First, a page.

A    
  B  
     
Since we only have two squares in the blue section,
we are looking for clues whose values are two apart.

For example, if A is 5 and B is 3
then the blue area would all be marked Full
and the yellow area will all be marked with Empty squares.

If A is 3 and B is 5 then it doesn't help. Why not?

and I'll leave for you to figure out all the other edge cases, including where
  - one of the numbers is in a corner, or
  - the two numbers are on two adjacent edges.

  Part 2 - but the puzzle does have squares marked  

Again, even if some of the grid is filled, and/or there are additional clues within our sections, all of the above is true, and may be applied.
However, when the sections are partly filled we may be able to make additional deductions.

Lesson 3.1

In this example from the game PrismaPix, we have three squares marked as Empty (the X's).
 
X 2 1  
    X X

The hint we are given (slightly modified) by the program is:
The [blue section] can be solved. Left click in the [unmarked square] to fill [it] in.

Here is an explanation of why this is so.
Using the same steps we used before, we see that 2 is one greater than 1 therefore
the Blue section will have one more Filled square than the Yellow section,
meaning that it will have at least one square and since there is only one available location, that has to be it.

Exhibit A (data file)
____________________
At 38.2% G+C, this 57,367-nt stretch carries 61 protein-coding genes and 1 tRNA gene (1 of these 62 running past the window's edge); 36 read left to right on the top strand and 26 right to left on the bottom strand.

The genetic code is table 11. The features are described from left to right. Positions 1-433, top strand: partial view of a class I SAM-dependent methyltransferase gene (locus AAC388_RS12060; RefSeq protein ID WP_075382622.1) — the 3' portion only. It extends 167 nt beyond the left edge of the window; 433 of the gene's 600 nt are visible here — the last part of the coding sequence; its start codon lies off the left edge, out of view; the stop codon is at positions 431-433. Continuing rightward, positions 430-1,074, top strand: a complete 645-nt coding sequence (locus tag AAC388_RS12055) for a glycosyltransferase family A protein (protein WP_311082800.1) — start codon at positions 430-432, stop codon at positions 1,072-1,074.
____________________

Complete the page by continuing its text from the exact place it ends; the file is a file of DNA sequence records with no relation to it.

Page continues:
The two Empty squares by the 1 didn't help us any, but they didn't hurt either.

Lesson 3.2

Here is another example from PrismaPix:
       
  6    
    2  
       
In this first view I removed some of the information to show the general case.
We know that 6 is four greater than 2,
so the Blue section will have four more Filled squares than the Yellow section.

This doesn't give us enough to be able to do anything
However, by the time we get to this, five squares have been marked as Empty (grey),
and two have been marked as Filled (orange), and it looks like this:
3 6    
  6    
4   2  
       
again:
The Blue section (including the upper orange one) will have four more Filled squares than the Yellow section (which includes those four grey ones).
So . . . you do the math.

It doesn't even matter that we know the two full ones already,
the one empty one (with the 3) gives us all the info we need.

Now all you have to figure out is how to look at the whole puzzle and see the places where this knowledge helps.

Unless you're ready for 3-clue logic . . .